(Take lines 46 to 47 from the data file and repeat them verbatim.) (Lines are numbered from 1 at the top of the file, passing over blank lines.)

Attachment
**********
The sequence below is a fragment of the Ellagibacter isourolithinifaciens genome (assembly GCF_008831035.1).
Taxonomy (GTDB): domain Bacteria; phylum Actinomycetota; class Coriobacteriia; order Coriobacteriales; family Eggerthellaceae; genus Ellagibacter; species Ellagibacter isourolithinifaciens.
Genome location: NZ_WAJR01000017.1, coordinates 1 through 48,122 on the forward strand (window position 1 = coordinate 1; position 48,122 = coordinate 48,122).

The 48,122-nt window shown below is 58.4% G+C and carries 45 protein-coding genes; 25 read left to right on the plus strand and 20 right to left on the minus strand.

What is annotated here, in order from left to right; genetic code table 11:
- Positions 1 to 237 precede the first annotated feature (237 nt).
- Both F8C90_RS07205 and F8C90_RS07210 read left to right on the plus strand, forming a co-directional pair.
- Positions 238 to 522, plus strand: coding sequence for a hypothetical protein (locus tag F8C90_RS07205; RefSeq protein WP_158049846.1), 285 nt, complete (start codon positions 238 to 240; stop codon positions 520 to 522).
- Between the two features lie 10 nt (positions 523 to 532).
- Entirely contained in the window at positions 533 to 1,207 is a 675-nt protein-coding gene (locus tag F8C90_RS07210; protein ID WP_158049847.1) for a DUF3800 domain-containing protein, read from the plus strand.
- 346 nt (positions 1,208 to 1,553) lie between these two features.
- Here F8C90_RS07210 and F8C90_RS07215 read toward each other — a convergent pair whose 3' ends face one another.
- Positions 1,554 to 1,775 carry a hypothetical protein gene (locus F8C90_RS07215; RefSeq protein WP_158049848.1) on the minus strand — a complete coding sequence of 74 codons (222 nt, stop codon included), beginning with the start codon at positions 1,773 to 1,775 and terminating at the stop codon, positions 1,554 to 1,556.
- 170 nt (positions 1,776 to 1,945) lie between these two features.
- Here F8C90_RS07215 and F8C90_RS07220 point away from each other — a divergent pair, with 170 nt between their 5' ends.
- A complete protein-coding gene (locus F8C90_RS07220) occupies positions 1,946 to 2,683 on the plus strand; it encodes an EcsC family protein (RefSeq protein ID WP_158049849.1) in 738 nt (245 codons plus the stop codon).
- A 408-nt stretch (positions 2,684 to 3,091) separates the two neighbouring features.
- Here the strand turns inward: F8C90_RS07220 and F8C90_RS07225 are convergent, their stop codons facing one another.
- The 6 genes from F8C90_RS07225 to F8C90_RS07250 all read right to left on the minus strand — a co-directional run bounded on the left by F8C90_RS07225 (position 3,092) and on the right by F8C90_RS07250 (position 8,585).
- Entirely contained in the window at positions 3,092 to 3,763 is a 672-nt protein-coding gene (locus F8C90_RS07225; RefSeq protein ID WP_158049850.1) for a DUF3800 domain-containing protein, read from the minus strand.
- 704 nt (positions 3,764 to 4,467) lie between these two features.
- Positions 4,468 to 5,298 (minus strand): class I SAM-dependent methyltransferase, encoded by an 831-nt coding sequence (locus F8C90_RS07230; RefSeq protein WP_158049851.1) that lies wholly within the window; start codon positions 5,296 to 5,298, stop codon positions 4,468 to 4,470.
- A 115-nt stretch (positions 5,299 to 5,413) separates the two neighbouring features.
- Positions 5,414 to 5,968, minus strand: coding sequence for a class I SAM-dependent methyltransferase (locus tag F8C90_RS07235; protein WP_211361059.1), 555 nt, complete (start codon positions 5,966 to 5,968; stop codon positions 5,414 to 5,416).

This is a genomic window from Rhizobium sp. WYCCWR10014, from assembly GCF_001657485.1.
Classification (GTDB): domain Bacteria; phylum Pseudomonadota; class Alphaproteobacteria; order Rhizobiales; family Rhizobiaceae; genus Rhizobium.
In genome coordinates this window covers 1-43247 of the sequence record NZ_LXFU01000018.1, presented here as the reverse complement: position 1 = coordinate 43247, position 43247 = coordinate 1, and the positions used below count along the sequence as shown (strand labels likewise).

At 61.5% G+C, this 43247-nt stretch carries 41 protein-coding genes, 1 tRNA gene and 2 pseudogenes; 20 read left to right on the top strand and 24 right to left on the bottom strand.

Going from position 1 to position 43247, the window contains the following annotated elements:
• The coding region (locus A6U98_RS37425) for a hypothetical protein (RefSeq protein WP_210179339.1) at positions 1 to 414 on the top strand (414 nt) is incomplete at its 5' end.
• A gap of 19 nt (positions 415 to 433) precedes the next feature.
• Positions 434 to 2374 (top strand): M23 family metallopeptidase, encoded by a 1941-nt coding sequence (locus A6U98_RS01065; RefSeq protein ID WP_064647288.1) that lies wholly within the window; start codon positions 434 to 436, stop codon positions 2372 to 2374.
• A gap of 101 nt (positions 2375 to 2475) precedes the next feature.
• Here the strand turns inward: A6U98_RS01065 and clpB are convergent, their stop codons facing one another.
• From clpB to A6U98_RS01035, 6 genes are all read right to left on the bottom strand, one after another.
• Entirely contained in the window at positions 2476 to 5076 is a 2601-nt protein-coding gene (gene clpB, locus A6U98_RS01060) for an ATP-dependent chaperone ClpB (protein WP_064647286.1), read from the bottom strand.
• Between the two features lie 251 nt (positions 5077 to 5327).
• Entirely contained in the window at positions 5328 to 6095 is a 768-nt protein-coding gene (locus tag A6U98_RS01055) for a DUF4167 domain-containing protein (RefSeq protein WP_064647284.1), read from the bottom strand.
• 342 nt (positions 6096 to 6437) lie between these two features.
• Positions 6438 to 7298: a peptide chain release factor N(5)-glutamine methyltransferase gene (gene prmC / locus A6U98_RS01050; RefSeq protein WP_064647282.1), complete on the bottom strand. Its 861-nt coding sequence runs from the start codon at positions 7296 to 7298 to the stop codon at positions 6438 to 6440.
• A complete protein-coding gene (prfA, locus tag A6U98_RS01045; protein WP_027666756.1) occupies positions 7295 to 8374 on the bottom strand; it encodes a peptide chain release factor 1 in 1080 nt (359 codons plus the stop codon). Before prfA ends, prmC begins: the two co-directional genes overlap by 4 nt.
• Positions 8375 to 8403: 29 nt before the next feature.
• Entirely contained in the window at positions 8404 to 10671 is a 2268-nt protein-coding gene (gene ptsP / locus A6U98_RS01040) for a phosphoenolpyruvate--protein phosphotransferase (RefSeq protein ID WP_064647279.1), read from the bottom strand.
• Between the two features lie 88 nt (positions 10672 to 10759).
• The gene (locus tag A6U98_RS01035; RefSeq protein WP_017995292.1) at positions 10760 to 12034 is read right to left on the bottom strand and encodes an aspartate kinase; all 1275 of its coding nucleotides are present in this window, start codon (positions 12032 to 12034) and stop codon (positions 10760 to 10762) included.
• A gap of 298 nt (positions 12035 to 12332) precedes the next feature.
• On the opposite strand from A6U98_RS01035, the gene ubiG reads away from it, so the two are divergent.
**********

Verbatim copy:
• A gap of 298 nt (positions 12035 to 12332) precedes the next feature.
• On the opposite strand from A6U98_RS01035, the gene ubiG reads away from it, so the two are divergent.